I’m photographing Puff, and we’re at clubs, birthday parties four in the morning. I got great pictures, but what do I do with that?
I can’t just give those to a magazine or somebody that doesn’t care about my culture, and my people.
They could extort it and just like, do whatever, so I just held onto those images. Or gave them away as gifts, and I would just hold them. 
JR: That’s an interesting perspective to have about your images. When we think about accessibility and galleries, especially as Black creatives. Listening to the ways in which these moments are incredibly intimate for you with people you love and value.
How could institutions understand that when they only see it as a commodity. They’re thinking, oh that’s a famous person it would do numbers. You’re thinking outside of that machine and doing it within your means. I think that is just another reason that I love the work you do so much.  
CF: Thank you, Jade. I mean, and for me, as an artist, I didn’t know.
Protect your work, even a picture on Instagram, because somebody is going to grab it, run with it, put their tag on it. 
They’re never going to know that it was even my image. Who wants that? No, thank you. Though I would go into galleries because I love images, no matter what. Even before I started to make my own and blow them up. I would always go to West Fourth Street, buy jazz images and frame them and I always had images in my home. 
Even when I was younger, so I knew there had to be a way somewhere in there. When I would go to the galleries, it was a lot of rock and roll photographs, of the white rock and roll guys. 
Rock and roll at that point wasn’t America’s music anymore. It was Hip Hop. Thinking about The Doors and the Beatles and Rolling Stone. I had the hip hop version of these iconic beings. This one gallery, in particular, the Morrison hotel gallery is big on images like that.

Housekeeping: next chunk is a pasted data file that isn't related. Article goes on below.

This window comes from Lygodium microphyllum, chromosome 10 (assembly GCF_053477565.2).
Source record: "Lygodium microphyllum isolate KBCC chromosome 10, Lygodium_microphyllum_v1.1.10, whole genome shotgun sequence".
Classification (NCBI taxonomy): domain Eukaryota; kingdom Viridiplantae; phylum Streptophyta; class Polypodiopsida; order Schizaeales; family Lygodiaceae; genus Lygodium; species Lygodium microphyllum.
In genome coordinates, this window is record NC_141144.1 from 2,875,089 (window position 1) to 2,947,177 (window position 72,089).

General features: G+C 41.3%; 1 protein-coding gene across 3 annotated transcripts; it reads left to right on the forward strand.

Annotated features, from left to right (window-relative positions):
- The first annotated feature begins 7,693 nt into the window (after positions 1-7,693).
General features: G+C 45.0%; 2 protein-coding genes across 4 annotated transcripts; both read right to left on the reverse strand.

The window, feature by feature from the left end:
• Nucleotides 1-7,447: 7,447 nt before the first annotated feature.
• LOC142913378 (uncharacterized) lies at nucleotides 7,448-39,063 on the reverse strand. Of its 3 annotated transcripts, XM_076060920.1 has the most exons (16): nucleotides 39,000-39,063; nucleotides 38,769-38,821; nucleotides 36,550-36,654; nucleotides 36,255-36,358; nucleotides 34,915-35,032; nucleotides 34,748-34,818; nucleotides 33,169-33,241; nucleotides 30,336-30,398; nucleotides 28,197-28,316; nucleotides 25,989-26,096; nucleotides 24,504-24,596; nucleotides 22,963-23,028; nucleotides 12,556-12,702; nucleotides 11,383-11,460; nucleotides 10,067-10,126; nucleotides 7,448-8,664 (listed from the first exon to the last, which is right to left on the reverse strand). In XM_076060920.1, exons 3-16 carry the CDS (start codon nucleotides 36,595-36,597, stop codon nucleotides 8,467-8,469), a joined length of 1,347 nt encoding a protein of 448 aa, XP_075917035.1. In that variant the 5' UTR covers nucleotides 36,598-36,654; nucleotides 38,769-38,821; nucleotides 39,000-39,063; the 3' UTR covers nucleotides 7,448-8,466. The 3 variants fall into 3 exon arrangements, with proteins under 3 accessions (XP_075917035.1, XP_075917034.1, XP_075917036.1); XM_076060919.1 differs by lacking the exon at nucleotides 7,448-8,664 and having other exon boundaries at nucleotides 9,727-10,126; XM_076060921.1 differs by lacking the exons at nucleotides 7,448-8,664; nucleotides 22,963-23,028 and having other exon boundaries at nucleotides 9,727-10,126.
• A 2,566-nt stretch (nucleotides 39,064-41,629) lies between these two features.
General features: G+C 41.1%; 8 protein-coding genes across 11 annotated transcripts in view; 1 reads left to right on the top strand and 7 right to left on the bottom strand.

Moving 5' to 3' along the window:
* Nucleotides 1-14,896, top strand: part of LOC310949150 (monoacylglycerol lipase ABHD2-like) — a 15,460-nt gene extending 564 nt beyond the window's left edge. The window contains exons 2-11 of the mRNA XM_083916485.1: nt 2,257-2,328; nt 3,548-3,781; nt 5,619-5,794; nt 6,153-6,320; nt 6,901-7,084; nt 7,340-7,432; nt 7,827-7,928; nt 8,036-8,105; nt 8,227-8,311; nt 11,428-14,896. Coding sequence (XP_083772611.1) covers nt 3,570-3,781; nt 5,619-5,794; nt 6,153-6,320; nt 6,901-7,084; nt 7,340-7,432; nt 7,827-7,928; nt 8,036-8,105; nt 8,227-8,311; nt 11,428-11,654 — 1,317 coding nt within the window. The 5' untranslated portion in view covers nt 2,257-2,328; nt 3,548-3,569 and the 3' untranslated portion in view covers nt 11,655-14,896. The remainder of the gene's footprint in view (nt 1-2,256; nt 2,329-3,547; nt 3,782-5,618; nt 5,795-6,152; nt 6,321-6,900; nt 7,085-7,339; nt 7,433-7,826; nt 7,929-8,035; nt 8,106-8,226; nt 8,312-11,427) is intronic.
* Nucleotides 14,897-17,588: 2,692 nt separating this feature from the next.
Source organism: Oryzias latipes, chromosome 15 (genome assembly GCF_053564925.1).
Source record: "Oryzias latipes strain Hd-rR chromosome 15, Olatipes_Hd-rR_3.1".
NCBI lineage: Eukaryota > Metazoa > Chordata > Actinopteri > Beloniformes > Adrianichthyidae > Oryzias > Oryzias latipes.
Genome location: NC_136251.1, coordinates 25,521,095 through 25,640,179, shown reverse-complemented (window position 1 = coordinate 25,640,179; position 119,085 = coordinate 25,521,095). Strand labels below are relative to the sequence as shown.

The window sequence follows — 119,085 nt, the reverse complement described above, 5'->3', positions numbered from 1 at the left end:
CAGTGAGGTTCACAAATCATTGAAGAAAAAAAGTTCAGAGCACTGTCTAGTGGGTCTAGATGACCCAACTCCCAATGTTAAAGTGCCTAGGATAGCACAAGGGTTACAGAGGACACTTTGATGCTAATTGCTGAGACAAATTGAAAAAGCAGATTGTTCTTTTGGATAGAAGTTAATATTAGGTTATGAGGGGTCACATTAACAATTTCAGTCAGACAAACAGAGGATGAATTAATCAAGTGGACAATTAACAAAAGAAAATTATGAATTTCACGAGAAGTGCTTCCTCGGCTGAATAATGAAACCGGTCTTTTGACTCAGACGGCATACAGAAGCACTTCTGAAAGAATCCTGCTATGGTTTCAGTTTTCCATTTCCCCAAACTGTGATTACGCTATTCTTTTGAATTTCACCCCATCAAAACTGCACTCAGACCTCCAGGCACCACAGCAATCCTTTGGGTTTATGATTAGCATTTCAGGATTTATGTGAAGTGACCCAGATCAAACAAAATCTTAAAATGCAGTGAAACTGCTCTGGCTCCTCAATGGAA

I’d always wanted to show work in that gallery. It used to be on Prince Street, and it was literally as big as a walk-in closet. I thought to myself I should have one picture on the wall in here. I wanted my work to be seen because outside my friends are asking for my work but who else is seeing it?
Finally, I had another gallery, Mouche that represented my work for many years here in Beverly Hills. Unfortunately, unless I did an exhibit, I didn’t get my name on the wall or my image up. 
They’d have two walls of Terry O’Neill’s work, or a wall with Kirkland’s work and I’m thinking you know, can I get a corner? Can I get an image on the wall? My daughter came to me and said, Mom, you have to get another gallery.  
Morrison hotel gallery onboarded me at the beginning of 2020. Literally right before everything shut down. I was so happy, and they’ve been selling prints and with them, it’s 50/50. I make the print and bring it over to them and boom, I never know who my patron is and can never say thank you.
All I can do is sign it and turn it over. That’s why I love the blockchain because the NFT world is like Fine Art Meets cryptocurrency and it’s on a worldwide gallery.
Documented, it’s immortalized forever.
That image is now forever credited to me as the creator no matter where it goes, and the world can see it now and it’s protected. I’m like this is fucking insanity. Excuse My French but this is I couldn’t have dreamed anything this amazing.  
JR: That’s incredible, and you know I’m just gaining an understanding of what the Blockchain can be utilized for. I recently sold my first NFT and I felt empowered by that. I’ve personally tried to sell prints in the past. I’m currently a part of a print sale with Diversify photo, that’s as you mentioned a 50/50 split with the artists.
Though that feeling of not knowing who bought the work, and not being able to thank them is a weird thing for me. I don’t know the types of audiences I’m reaching. It’s sort of a disconnect for me, and I believe our medium is about community and it is about making deeper connections.  
CF: That’s why it is a struggle, and for me, before last week it’s been a gamble. I mean you get a big check, and it takes you a while to get there. It’s not something that is consistently moving every day. Though you’re still young, you don’t have two kids and a divorce. Though it really might not be a struggle for you because you’re already selling.  
JR: It might not, though in terms of financials, I’ll be honest, I am at times. I’ve always been the type of person that just went with the flow. I realized I have a weird relationship with photography these days. Don’t get me wrong, I still love photography, but I think it has a lot to do with the type of work I make.